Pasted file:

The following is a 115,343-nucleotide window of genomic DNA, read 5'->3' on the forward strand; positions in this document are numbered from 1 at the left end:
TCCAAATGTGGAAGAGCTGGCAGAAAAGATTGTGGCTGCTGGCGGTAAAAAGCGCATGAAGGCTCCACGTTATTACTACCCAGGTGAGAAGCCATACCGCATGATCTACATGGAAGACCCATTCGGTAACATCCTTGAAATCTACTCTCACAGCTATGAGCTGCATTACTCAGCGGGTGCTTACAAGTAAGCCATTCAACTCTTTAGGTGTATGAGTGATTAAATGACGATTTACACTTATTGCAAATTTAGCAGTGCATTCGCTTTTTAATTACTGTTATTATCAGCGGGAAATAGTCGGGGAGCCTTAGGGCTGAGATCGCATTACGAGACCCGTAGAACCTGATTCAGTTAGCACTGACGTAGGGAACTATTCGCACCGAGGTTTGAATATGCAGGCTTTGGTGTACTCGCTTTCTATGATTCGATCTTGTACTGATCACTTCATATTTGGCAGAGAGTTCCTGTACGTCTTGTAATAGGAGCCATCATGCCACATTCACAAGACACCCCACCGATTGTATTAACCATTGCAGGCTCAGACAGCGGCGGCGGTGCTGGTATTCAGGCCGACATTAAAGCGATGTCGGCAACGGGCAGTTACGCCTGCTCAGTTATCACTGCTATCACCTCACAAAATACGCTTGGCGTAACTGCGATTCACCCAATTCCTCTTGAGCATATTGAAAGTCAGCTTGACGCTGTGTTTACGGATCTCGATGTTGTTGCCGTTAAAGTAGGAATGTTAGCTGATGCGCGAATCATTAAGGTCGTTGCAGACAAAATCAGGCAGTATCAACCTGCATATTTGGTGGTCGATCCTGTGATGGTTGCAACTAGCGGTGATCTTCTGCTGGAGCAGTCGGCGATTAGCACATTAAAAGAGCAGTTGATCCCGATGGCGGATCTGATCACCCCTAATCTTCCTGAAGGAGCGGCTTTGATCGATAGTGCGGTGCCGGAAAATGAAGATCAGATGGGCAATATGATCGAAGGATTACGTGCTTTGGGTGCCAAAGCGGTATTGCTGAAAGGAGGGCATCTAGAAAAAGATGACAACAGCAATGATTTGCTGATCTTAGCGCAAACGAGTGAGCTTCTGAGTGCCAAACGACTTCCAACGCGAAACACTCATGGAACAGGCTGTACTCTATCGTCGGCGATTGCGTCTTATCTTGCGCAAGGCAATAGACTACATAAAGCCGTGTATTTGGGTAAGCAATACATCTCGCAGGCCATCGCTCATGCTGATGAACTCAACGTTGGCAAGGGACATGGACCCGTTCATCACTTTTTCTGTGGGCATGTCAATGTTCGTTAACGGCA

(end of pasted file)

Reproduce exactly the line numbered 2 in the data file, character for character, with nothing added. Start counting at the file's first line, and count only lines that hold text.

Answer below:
TCCAAATGTGGAAGAGCTGGCAGAAAAGATTGTGGCTGCTGGCGGTAAAAAGCGCATGAAGGCTCCACGTTATTACTACCCAGGTGAGAAGCCATACCGCATGATCTACATGGAAGACCCATTCGGTAACATCCTTGAAATCTACTCTCACAGCTATGAGCTGCATTACTCAGCGGGTGCTTACAAGTAAGCCATTCAACTCTTTAGGTGTATGAGTGATTAAATGACGATTTACACTTATTGCAAATTTAGCAGTGCATTCGCTTTTTAATTACTGTTATTATCAGCGGGAAATAGTCGGGGAGCCTTAGGGCTGAGATCGCATTACGAGACCCGTAGAACCTGATTCAGTTAGCACTGACGTAGGGAACTATTCGCACCGAGGTTTGAATATGCAGGCTTTGGTGTACTCGCTTTCTATGATTCGATCTTGTACTGATCACTTCATATTTGGCAGAGAGTTCCTGTACGTCTTGTAATAGGAGCCATCATGCCACATTCACAAGACACCCCACCGATTGTATTAACCATTGCAGGCTCAGACAGCGGCGGCGGTGCTGGTATTCAGGCCGACATTAAAGCGATGTCGGCAACGGGCAGTTACGCCTGCTCAGTTATCACTGCTATCACCTCACAAAATACGCTTGGCGTAACTGCGATTCACCCAATTCCTCTTGAGCATATTGAAAGTCAGCTTGACGCTGTGTTTACGGATCTCGATGTTGTTGCCGTTAAAGTAGGAATGTTAGCTGATGCGCGAATCATTAAGGTCGTTGCAGACAAAATCAGGCAGTATCAACCTGCATATTTGGTGGTCGATCCTGTGATGGTTGCAACTAGCGGTGATCTTCTGCTGGAGCAGTCGGCGATTAGCACATTAAAAGAGCAGTTGATCCCGATGGCGGATCTGATCACCCCTAATCTTCCTGAAGGAGCGGCTTTGATCGATAGTGCGGTGCCGGAAAATGAAGATCAGATGGGCAATATGATCGAAGGATTACGTGCTTTGGGTGCCAAAGCGGTATTGCTGAAAGGAGGGCATCTAGAAAAAGATGACAACAGCAATGATTTGCTGATCTTAGCGCAAACGAGTGAGCTTCTGAGTGCCAAACGACTTCCAACGCGAAACACTCATGGAACAGGCTGTACTCTATCGTCGGCGATTGCGTCTTATCTTGCGCAAGGCAATAGACTACATAAAGCCGTGTATTTGGGTAAGCAATACATCTCGCAGGCCATCGCTCATGCTGATGAACTCAACGTTGGCAAGGGACATGGACCCGTTCATCACTTTTTCTGTGGGCATGTCAATGTTCGTTAACGGCA